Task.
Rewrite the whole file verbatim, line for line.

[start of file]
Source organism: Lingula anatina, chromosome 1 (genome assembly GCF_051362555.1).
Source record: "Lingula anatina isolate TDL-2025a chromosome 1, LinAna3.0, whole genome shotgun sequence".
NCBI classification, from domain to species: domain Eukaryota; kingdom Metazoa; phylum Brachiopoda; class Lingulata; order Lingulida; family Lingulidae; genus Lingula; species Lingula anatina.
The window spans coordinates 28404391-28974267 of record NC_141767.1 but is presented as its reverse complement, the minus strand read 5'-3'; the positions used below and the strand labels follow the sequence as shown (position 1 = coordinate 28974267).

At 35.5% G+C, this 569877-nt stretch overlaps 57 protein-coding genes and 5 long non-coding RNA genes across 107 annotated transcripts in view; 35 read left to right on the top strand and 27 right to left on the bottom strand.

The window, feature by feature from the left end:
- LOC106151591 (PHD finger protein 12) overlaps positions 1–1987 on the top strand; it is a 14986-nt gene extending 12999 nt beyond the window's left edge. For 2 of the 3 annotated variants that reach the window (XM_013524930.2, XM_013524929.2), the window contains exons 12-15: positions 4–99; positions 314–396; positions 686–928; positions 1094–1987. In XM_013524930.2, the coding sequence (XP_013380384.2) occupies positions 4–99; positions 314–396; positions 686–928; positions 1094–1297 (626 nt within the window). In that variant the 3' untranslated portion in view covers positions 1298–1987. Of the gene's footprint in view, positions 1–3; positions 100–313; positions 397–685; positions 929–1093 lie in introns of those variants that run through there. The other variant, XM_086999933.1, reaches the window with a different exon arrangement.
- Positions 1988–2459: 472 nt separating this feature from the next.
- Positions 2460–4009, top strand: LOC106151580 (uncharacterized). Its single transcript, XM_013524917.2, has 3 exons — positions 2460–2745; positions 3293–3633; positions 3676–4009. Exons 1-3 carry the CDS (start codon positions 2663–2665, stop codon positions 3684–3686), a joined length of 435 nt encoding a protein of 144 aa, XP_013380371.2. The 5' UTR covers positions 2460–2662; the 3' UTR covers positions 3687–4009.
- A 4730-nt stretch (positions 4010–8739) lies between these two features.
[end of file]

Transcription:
Source organism: Lingula anatina, chromosome 1 (genome assembly GCF_051362555.1).
Source record: "Lingula anatina isolate TDL-2025a chromosome 1, LinAna3.0, whole genome shotgun sequence".
NCBI classification, from domain to species: domain Eukaryota; kingdom Metazoa; phylum Brachiopoda; class Lingulata; order Lingulida; family Lingulidae; genus Lingula; species Lingula anatina.
The window spans coordinates 28404391-28974267 of record NC_141767.1 but is presented as its reverse complement, the minus strand read 5'-3'; the positions used below and the strand labels follow the sequence as shown (position 1 = coordinate 28974267).

At 35.5% G+C, this 569877-nt stretch overlaps 57 protein-coding genes and 5 long non-coding RNA genes across 107 annotated transcripts in view; 35 read left to right on the top strand and 27 right to left on the bottom strand.

The window, feature by feature from the left end:
- LOC106151591 (PHD finger protein 12) overlaps positions 1–1987 on the top strand; it is a 14986-nt gene extending 12999 nt beyond the window's left edge. For 2 of the 3 annotated variants that reach the window (XM_013524930.2, XM_013524929.2), the window contains exons 12-15: positions 4–99; positions 314–396; positions 686–928; positions 1094–1987. In XM_013524930.2, the coding sequence (XP_013380384.2) occupies positions 4–99; positions 314–396; positions 686–928; positions 1094–1297 (626 nt within the window). In that variant the 3' untranslated portion in view covers positions 1298–1987. Of the gene's footprint in view, positions 1–3; positions 100–313; positions 397–685; positions 929–1093 lie in introns of those variants that run through there. The other variant, XM_086999933.1, reaches the window with a different exon arrangement.
- Positions 1988–2459: 472 nt separating this feature from the next.
- Positions 2460–4009, top strand: LOC106151580 (uncharacterized). Its single transcript, XM_013524917.2, has 3 exons — positions 2460–2745; positions 3293–3633; positions 3676–4009. Exons 1-3 carry the CDS (start codon positions 2663–2665, stop codon positions 3684–3686), a joined length of 435 nt encoding a protein of 144 aa, XP_013380371.2. The 5' UTR covers positions 2460–2662; the 3' UTR covers positions 3687–4009.
- A 4730-nt stretch (positions 4010–8739) lies between these two features.